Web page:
Saturday, July 4, 2009

Decriminalising homosexuality: Recognition of dissent and diversity

Political front has surprised everyone with their reactions to the HC’s ruling of section 377. While laws need to stem from moral values, moral values do not necessarily become laws, writes Barun Mitra of the Liberty Institute.

The Delhi High Court’s ruling decriminalising section 377 has not only sanctioned strange bedfellows to come out in to the open, but also has brought together people who are hardly expected to share a political bed at all.

The communists, hardly the epitome of tolerance, seem to be the only one among the political class, along with many commentators in the media, to have welcomed this verdict.

On the other hand, following the judgement many leaders of different religions – Christians, Hindus, Muslims - find themselves united in expressing their disapproval. Among many others who normally prefer to wear their secular credentials on their sleeves, some seem to have suddenly discovered their affinity to tradition and culture and come out strongly against this judgment; others have discovered that ambiguity and silence is the better part of valour. They share the bed, but are not sure how to proceed, without assessing the social and political calculus of tilting one way or the other.

Amid such an anti-climax, it is clearly not easy to keep one’s head in place; yet, one must try to distinguish between the ethical values and legal implications of this judgment. While laws need to stem from moral values, moral values do not necessarily become laws. One way to look at this is that while the law provides the floor, the basic framework for individual behaviour in a society, moral values represent the high ceiling, which one should aspire to, but which is well beyond the legal norm.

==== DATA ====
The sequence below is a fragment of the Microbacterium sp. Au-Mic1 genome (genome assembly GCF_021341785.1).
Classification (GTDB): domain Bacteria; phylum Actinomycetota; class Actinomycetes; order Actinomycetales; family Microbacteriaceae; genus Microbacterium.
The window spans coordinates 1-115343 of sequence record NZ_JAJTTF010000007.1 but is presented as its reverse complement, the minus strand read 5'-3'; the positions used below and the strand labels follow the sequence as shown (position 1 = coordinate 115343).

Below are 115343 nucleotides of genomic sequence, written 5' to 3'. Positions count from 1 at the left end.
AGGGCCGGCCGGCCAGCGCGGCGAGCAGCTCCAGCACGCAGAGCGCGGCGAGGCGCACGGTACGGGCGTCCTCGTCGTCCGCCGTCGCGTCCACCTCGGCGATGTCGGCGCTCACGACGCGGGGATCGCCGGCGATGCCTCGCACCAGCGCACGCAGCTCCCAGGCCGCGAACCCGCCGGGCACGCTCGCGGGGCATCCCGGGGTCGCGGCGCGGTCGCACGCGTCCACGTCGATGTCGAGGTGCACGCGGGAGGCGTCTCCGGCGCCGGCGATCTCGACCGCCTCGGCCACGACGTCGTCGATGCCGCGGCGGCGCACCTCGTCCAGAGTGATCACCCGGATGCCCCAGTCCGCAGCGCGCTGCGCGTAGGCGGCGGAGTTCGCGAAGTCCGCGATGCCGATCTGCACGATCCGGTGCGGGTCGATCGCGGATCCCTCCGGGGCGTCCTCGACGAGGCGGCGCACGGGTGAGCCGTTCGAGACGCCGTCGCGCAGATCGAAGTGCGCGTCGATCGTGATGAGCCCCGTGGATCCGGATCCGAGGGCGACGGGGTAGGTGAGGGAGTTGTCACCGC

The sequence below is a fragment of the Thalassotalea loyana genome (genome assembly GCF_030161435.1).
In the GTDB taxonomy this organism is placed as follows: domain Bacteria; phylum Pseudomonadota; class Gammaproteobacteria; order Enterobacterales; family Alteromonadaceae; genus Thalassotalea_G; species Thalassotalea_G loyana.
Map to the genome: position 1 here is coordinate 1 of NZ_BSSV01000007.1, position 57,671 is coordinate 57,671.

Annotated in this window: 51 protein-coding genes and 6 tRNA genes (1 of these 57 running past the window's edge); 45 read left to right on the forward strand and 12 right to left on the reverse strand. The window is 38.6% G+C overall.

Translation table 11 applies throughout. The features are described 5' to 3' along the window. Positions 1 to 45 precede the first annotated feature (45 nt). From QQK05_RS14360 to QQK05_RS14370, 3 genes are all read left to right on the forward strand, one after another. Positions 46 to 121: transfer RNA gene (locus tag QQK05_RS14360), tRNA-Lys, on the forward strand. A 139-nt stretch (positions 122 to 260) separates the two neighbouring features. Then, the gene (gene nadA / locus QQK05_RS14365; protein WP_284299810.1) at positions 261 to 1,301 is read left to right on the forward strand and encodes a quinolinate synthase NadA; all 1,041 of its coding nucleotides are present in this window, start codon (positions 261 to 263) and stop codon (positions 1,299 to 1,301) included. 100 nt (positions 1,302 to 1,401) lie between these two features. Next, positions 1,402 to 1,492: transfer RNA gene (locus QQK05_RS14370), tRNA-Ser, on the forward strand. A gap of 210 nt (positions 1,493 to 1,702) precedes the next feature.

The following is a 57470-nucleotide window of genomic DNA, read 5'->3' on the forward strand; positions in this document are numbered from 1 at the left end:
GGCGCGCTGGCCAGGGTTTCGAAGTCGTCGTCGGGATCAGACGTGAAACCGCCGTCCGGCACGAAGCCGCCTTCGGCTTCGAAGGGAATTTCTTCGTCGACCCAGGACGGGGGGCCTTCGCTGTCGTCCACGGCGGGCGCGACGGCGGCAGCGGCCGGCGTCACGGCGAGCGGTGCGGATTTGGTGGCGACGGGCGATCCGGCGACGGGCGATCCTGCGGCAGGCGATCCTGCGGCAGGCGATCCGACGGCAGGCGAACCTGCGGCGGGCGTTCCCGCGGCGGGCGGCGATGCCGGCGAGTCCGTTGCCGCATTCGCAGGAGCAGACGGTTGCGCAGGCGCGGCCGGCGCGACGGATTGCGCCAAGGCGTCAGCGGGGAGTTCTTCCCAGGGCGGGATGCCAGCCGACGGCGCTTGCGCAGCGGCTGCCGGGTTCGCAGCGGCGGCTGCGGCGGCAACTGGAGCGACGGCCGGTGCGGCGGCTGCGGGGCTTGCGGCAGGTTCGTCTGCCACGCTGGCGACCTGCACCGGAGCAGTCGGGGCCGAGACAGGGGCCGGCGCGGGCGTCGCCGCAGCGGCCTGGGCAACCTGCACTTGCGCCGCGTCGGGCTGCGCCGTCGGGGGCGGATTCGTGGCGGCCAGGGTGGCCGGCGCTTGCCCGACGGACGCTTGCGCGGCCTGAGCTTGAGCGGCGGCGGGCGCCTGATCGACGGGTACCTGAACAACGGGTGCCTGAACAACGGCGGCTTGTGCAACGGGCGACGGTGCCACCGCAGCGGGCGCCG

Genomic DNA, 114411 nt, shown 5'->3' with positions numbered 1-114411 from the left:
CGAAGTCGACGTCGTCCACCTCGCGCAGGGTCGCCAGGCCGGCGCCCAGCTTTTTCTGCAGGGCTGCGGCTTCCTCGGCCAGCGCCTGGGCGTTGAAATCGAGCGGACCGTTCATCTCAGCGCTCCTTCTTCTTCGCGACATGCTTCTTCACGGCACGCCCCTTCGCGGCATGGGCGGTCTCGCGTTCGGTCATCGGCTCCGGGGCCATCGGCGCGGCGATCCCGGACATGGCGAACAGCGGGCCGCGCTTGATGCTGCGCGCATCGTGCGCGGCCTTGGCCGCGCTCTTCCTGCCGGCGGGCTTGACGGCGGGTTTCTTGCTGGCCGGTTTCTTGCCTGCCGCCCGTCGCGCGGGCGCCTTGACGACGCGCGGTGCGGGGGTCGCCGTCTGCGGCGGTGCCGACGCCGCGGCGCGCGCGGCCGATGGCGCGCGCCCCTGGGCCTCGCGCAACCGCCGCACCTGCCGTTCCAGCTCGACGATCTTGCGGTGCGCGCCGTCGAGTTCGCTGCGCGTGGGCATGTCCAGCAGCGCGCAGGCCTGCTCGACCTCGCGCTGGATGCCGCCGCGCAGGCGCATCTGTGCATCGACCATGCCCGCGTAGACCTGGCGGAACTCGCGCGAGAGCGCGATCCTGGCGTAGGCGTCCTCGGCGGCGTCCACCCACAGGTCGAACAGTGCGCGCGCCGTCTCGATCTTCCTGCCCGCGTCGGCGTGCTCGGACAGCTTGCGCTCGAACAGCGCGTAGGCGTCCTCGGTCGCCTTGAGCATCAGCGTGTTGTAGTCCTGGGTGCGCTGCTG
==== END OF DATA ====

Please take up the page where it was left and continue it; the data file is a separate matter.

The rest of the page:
In that context, the Delhi High Court's ruling to decriminalise homosexual behaviour among consenting adults is a very welcome and long awaited step forward.

However, that does not necessarily make me endorse that behaviour. Just as I will endorse the right of smokers, drinkers, drug users or prostitutes to exercise the freedom of their choices, at the same time I would not endorse many of those behaviours. While we as human beings have the right to be free to make those choices, these are what make us humans; yet, some of those choices that are not seen to be conducive to supporting life itself, should not be endorsed. One should have the right to end one’s life if one so decides, and others need to recognise that decision, but that is not the same thing as to say that one has to then endorse suicides.

As Voltaire is famously (but there is doubt about its historical authenticity!) supposed to have said, "I may not agree with what you say, but I defend to the death your right to say it."


Read the full article here.

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